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The Honolulu Advertiser
Posted on: Saturday, April 15, 2006

UH dominates BYU, 30-14, 30-21, 30-21

UH vs. Brigham Young photo gallery

By Stephen Tsai
Advertiser Staff Writer

Hawai'i's José José Delgado, right, attacked the solo block of BYU's Victor Batista in last night's match at the Stan Sheriff Center.

ANDREW SHIMABUKU | The Honolulu Advertiser

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The University of Hawai'i volleyball team used something old (efficient pass-and-serve game), something new (middle blocker Dio Dante's menacing serves) and something borrowed ("Beat BYU" towels from football fans) to leave Brigham Young very, very blue.

The Warriors dominated every phase in a 30-14, 30-21, 30-21 rout before 4,291 in the Stan Sheriff Center.

After improving to 22-4 overall and 18-3 in the Mountain Pacific Sports Federation, the Warriors can earn the No. 1 seed in next week's league playoffs if they beat the Cougars in tonight's regular-season finale, and top-ranked UC-Irvine loses to UC Santa Barbara. "I thought Hawai'i played the most flawless match that I've seen this year," BYU coach Tom Peterson said. "We had no answer for them."

The Warriors' only damper was the health of setter Brian Beckwith, who crumpled to the court during a collision on the play before aloha ball. After the match, Beckwith was on crutches with what he described as a bone bruise to his left kneecap. He will undergo X-rays today.

"There's no tear," Beckwith insisted. "I felt no pop. I'm going to stay optimistic, keep the swelling down, ice it and be ready to beat down on some Cougars."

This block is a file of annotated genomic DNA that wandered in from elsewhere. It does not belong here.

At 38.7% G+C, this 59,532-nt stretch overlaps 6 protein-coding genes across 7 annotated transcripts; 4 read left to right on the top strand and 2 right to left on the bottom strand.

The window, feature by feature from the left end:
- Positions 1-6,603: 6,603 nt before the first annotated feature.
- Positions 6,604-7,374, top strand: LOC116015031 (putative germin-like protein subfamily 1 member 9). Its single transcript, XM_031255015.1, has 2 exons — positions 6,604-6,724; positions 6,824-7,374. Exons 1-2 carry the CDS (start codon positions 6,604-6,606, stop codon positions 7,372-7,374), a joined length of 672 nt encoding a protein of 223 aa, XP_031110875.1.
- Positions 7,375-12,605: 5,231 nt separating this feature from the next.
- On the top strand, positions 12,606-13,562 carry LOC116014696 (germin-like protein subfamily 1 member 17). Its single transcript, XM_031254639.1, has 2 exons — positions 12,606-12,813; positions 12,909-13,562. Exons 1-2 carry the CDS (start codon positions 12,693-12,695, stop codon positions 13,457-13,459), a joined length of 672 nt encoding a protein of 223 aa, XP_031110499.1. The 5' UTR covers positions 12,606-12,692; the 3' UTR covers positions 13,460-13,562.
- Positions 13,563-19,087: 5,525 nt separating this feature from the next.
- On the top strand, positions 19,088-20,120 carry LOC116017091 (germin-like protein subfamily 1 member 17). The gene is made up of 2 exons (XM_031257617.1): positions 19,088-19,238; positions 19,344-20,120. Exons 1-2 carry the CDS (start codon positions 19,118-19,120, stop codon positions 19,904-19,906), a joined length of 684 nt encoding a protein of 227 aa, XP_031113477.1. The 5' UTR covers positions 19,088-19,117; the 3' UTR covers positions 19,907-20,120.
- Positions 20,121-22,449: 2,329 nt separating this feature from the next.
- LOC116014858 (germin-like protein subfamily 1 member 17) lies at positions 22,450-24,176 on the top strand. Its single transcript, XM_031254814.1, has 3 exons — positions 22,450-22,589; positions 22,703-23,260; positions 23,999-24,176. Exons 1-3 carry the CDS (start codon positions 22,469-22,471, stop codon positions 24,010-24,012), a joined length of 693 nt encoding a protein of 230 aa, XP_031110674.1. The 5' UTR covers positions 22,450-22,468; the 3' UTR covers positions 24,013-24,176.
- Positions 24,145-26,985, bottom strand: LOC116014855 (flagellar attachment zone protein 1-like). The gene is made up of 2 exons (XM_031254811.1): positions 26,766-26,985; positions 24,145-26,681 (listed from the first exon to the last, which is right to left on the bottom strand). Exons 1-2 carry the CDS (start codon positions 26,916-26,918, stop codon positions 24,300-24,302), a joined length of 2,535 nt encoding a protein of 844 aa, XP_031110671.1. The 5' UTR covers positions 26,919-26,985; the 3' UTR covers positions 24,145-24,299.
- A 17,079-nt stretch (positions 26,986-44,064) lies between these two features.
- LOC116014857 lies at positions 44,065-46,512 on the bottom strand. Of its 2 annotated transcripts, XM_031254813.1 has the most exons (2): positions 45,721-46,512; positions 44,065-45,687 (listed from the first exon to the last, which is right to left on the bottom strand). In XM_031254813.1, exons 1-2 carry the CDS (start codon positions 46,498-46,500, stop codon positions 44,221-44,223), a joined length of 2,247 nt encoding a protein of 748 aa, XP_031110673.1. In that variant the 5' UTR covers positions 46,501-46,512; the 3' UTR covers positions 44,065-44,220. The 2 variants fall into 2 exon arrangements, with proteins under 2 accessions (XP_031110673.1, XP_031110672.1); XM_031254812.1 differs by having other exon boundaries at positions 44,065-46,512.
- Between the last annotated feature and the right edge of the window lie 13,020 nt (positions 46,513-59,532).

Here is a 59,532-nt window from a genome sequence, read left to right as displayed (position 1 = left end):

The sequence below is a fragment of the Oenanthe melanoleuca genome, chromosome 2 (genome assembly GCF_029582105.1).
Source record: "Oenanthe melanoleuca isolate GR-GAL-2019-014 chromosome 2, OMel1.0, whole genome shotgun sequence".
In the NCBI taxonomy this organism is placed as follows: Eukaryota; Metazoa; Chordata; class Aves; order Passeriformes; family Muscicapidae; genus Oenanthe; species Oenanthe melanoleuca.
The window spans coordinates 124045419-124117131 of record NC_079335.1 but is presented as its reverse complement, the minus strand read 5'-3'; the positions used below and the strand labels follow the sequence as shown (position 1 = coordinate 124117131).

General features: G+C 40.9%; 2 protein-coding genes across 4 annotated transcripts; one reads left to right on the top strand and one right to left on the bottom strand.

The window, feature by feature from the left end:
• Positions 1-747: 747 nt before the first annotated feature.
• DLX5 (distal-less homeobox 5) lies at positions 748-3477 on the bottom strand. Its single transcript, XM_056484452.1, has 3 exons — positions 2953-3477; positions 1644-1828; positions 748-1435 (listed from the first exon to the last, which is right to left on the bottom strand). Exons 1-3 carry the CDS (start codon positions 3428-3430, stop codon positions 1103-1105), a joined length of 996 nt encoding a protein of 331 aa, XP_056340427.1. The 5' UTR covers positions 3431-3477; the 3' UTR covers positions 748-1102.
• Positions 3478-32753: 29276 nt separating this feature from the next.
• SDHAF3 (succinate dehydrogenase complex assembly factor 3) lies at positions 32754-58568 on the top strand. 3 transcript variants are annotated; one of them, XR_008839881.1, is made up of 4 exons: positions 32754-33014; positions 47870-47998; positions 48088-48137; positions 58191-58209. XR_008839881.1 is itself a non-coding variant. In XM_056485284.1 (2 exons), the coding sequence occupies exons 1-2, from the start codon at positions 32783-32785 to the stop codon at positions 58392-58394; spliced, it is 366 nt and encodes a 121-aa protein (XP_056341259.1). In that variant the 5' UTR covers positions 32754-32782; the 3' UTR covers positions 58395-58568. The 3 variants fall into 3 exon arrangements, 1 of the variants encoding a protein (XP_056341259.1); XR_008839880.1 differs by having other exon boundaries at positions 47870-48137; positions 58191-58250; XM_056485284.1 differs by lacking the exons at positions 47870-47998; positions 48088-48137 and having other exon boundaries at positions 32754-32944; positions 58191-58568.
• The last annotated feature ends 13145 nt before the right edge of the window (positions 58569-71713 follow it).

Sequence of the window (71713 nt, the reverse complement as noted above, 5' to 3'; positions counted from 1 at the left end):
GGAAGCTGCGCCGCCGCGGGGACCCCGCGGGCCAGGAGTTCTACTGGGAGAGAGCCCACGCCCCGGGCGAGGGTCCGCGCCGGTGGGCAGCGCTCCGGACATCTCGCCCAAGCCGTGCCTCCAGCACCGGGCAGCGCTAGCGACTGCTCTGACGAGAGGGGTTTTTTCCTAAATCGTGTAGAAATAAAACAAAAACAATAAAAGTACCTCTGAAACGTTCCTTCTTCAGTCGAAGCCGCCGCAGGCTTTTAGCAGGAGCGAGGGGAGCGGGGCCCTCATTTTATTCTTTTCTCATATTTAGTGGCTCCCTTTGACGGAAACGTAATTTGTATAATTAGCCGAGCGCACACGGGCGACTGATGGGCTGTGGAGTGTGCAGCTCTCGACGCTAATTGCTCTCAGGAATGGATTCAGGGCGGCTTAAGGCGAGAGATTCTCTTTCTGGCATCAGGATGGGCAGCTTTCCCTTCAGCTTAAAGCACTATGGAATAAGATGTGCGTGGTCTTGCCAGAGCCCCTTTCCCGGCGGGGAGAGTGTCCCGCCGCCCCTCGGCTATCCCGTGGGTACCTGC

Backup setter Sean Carney said: "He'll be fine. He landed on it the wrong way. He's a tough kid."

The Warriors proved to be too much against their long-time tormentors. The Cougars had won the previous six matches between the teams. They also entered with more experience — 22-year-old freshman Yosleyder Cala was a member of Cuba's national team; middle blocker Victor Batista, 26, represented the Dominican Republic in international competition — and a reputation for being physical and athletic.

But the Cougars were reminded of volleyball's most basic lesson: A superior pass-and-serve game trumps athletic ability.

"Their ball-control was absolutely incredible," Peterson said. "We were out of system almost every single play. Kudos to them."

The Warriors set the tone with their serves. In Game 1, the Warriors scored 17 points on their 30 serves; the Cougars managed a single point on 14 serves. For the match, the Warriors scored 43 points on serves; the Cougars finished with 10.

Outside hitter José José Delgado and Dante each served five points in consecutive rotations to extend the Warriors' lead to 25-11 in the Game 1. Dante, who had struggled with his serving accuracy most of the season, slammed two aces off his jump serve.

"We've been focusing a lot on serve-and-pass this week, and I guess it paid off," Dante said. "I was figuring, when I'm taking something off of it, that's when I miss serves. I decided I might as well just hit it hard. It worked out nicely for me."